When Americans are asked to rank their presidents, Abraham Lincoln almost always comes out at the top. But why? Sometimes, the reason is that he freed the slaves . . . or that he saved the Union . . . or that he was a great war president . . . or that he was a master of words. All of these are true. But these truths don’t get at the man behind these truths. Although Lincoln had next-to-nothing in the way of formal education, he possessed a natural intellectual curiosity, a voracious appetite for reading, and a passion for ideas. He was a lawyer, a politician, a fixer. But he was more than just a lawyer, a politician, or a fixer. Lincoln’s curiosity . . . his reading . . . his ideas . . . led him into the vortex of the great clashes of ideas in the nineteenth century about religion, politics, Romanticism, race, and slavery. In this seminar, we will see how Lincoln was shaped by three important issues in his day:
- The clash of religion and the Enlightenment—Lincoln was raised in a devout religious environment and carried the stamp of that religious upbringing all through his life. But he was also a rebel against religion, and tried to shape his life according to the eighteenth-century Enlightenment’s model of “reason.” Yet, in his great debates with Stephen A. Douglas, he appealed to natural law and natural rights, and in the depths of the Civil War could find no “reasonable” explanations for the course of events. In the end, Lincoln found himself bringing religion and morality to bear on public policy in a way that no president before (or since) has done.
- The offense of slavery—Lincoln insisted that he had always hated slavery, and committed himself politically to the extinction of slavery. But how did he foresee that extinction taking place? Was he motivated more by a desire to abolish slavery as a political embarrassment than by empathy for an oppressed racial minority?
- The fight for the survival of democracy—When Lincoln described the Civil War as a test of whether “this nation or any nation so conceived and so dedicated can long endure,” it was not mere rhetoric. The nineteenth century was the age of Romanticism, which meant a violent, emotional rebellion against the restraints of reason. Germans, Italians, Spaniards, Russians—virtually all of Europe—began defining their national identities in terms of race and blood rather than liberty. By the time Lincoln became president, the United States was the only successful, large-scale democracy in the world. And the Civil War looked like proof, not only that this success was coming to an abrupt end, but that democracies were inherently unstable and inferior to monarchy and aristocracy.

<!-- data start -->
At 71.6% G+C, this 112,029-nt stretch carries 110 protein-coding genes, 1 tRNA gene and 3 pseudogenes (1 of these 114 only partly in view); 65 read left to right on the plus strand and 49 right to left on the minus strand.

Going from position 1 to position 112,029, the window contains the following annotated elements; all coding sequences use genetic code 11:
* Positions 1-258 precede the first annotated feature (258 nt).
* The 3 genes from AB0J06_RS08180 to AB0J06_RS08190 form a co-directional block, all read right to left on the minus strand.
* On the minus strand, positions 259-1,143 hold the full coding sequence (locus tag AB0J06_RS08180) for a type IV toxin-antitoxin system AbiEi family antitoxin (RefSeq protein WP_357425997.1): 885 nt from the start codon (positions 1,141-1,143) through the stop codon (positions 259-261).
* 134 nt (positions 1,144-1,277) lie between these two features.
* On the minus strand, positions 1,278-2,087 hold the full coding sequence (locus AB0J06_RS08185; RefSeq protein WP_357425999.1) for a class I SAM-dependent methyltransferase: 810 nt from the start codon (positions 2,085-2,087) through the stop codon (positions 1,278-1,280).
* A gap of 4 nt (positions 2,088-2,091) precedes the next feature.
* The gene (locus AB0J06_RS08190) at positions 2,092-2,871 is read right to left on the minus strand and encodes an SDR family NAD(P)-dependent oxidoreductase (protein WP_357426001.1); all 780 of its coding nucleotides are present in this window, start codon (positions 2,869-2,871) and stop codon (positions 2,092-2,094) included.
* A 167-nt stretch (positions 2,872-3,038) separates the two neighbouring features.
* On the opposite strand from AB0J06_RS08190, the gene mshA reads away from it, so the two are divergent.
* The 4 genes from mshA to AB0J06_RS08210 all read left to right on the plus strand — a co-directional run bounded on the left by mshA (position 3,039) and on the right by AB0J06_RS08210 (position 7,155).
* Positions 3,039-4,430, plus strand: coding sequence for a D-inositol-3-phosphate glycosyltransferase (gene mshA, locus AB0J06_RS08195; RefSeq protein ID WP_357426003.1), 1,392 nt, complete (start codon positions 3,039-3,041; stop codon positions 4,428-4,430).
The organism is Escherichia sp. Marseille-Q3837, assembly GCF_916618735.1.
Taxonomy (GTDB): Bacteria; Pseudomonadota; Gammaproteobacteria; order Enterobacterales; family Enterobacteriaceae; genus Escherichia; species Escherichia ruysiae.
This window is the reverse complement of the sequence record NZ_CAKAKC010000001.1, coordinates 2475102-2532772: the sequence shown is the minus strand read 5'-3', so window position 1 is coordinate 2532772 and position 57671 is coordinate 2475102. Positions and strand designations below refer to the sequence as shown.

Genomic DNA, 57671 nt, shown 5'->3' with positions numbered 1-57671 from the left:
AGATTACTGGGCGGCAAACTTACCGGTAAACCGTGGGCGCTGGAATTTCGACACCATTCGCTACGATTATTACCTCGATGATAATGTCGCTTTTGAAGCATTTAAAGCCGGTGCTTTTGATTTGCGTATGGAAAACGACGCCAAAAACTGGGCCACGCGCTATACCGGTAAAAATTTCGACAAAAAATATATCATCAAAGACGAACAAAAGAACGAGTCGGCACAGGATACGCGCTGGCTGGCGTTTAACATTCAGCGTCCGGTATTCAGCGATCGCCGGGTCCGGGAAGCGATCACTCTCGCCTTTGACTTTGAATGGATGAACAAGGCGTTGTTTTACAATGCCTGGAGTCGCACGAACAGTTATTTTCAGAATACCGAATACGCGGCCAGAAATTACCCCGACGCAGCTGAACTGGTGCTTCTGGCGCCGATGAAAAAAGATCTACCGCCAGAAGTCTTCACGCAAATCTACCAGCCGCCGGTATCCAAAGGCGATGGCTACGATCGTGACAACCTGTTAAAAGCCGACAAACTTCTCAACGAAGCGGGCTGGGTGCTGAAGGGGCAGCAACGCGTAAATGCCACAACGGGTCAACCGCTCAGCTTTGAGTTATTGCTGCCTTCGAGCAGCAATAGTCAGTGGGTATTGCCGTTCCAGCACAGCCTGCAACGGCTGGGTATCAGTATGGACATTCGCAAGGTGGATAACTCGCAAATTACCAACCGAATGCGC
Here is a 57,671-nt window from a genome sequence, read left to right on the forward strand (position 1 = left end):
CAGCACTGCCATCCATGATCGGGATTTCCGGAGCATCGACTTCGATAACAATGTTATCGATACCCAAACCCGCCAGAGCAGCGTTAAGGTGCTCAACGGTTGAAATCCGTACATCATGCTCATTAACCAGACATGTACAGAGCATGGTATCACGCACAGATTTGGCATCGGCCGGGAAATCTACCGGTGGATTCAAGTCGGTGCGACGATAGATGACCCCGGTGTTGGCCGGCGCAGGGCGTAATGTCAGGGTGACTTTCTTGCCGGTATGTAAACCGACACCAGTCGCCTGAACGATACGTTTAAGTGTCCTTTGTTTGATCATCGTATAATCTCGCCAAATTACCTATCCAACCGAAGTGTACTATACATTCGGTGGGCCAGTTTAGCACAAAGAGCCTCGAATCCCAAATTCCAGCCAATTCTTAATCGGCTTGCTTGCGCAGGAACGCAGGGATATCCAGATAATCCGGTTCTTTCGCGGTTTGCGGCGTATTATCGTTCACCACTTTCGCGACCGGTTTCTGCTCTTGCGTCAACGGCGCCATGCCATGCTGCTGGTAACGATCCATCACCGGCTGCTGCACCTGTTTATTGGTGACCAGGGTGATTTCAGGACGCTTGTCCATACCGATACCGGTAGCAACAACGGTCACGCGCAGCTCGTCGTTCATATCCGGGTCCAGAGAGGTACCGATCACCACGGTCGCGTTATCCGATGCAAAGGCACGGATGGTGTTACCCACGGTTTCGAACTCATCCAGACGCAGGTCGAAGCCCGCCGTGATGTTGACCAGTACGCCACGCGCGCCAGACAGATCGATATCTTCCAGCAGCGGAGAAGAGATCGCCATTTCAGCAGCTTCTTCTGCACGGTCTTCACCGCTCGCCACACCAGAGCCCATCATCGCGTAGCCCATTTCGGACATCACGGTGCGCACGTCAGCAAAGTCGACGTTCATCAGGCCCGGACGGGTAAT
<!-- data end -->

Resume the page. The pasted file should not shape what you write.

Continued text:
This seminar will be an exploration of Lincoln’s mind—of the great intellectual problems he faced, of the books he read, of the ideas he defended, and of the kind of democracy he thought was worth saving. And at the end, we will come to know Lincoln, not just as the greatest of presidents, but as a man of great ideas as well.
Readings are sent by the Institute to seminar participants. Readings may include:
Guelzo, Allen C. Lincoln: A Very Short Introduction. New York: Oxford University Press, 2009.
Travel & Accommodations
Gettysburg College is located in Gettysburg, Pennsylvania. The closest and most convenient airports are Harrisburg International Airport (a 45-minute drive) and Baltimore/Washington International Thurgood Marshall Airport (a 75-minute drive). The college provides shuttle service to campus from many of the major transportation hubs in the area. Call Transportation Services, 717-337-6923, to make arrangements.
The Harrisburg Amtrak Station is about 45 minutes from campus, and Penn Station in Baltimore is about 75 minutes away. Again, the college provides shuttle service so long as you call ahead.
If you plan to drive, the Gettysburg College website will provide you with detailed instructions.
Workshop participants will be housed in on-campus housing, in a private bedroom with a shared common bathroom and common space. The rooms are air-conditioned. The college will provide you with sheets, a blanket, a pillow, and one towel. You are welcome to bring your own fitted sheets. Please note that participants should plan to bring alarm clocks, hangers, irons, hair dryers, and shower shoes.
Meals will be served in a college cafeteria in space shared by other programs. All on-campus meals will be paid for by the Gilder Lehrman Institute of American History.
Each summer seminar participant will receive reimbursement of travel expenses up to $400. Participants are responsible for making their own travel arrangements to and from the seminar.
Participants traveling internationally or from Alaska and Hawaii receive a $500 stipend in lieu of reimbursement upon completion of the seminar.
Applicants to seminars should note that supplements will not be given in cases where the $400 allowance is insufficient to cover all travel expenses. Our reimbursement policy has changed from previous years. For more information on our policy click here.
The Gilder Lehrman Institute of American History is proud to announce its agreement with Adams State University to offer three hours of graduate credit in American history to participating seminar teachers. For more information click here.
Email the Teacher Seminars department or call 646-366-9666.